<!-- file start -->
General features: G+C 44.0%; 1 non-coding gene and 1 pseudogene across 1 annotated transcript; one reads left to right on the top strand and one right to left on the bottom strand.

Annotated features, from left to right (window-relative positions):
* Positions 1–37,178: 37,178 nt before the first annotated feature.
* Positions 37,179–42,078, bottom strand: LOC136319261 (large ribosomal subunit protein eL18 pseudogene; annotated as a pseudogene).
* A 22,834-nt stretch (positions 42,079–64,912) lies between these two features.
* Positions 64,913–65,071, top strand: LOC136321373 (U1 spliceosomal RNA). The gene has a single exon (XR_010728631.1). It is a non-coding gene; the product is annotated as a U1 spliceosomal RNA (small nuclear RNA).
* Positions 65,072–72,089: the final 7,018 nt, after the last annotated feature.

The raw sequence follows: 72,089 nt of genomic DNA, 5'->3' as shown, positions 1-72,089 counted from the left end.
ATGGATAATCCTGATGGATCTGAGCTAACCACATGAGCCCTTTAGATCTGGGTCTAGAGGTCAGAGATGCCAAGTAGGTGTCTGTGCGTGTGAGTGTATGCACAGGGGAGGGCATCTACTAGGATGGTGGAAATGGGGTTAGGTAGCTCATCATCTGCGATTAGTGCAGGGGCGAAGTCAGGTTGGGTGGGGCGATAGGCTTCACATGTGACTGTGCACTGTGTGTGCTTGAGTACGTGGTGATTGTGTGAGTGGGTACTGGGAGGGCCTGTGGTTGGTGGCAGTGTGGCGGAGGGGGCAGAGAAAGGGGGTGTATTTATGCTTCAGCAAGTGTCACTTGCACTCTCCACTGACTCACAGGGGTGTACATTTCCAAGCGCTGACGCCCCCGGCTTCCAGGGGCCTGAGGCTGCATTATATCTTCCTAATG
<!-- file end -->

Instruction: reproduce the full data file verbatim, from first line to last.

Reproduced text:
General features: G+C 44.0%; 1 non-coding gene and 1 pseudogene across 1 annotated transcript; one reads left to right on the top strand and one right to left on the bottom strand.

Annotated features, from left to right (window-relative positions):
* Positions 1–37,178: 37,178 nt before the first annotated feature.
* Positions 37,179–42,078, bottom strand: LOC136319261 (large ribosomal subunit protein eL18 pseudogene; annotated as a pseudogene).
* A 22,834-nt stretch (positions 42,079–64,912) lies between these two features.
* Positions 64,913–65,071, top strand: LOC136321373 (U1 spliceosomal RNA). The gene has a single exon (XR_010728631.1). It is a non-coding gene; the product is annotated as a U1 spliceosomal RNA (small nuclear RNA).
* Positions 65,072–72,089: the final 7,018 nt, after the last annotated feature.

The raw sequence follows: 72,089 nt of genomic DNA, 5'->3' as shown, positions 1-72,089 counted from the left end.
ATGGATAATCCTGATGGATCTGAGCTAACCACATGAGCCCTTTAGATCTGGGTCTAGAGGTCAGAGATGCCAAGTAGGTGTCTGTGCGTGTGAGTGTATGCACAGGGGAGGGCATCTACTAGGATGGTGGAAATGGGGTTAGGTAGCTCATCATCTGCGATTAGTGCAGGGGCGAAGTCAGGTTGGGTGGGGCGATAGGCTTCACATGTGACTGTGCACTGTGTGTGCTTGAGTACGTGGTGATTGTGTGAGTGGGTACTGGGAGGGCCTGTGGTTGGTGGCAGTGTGGCGGAGGGGGCAGAGAAAGGGGGTGTATTTATGCTTCAGCAAGTGTCACTTGCACTCTCCACTGACTCACAGGGGTGTACATTTCCAAGCGCTGACGCCCCCGGCTTCCAGGGGCCTGAGGCTGCATTATATCTTCCTAATG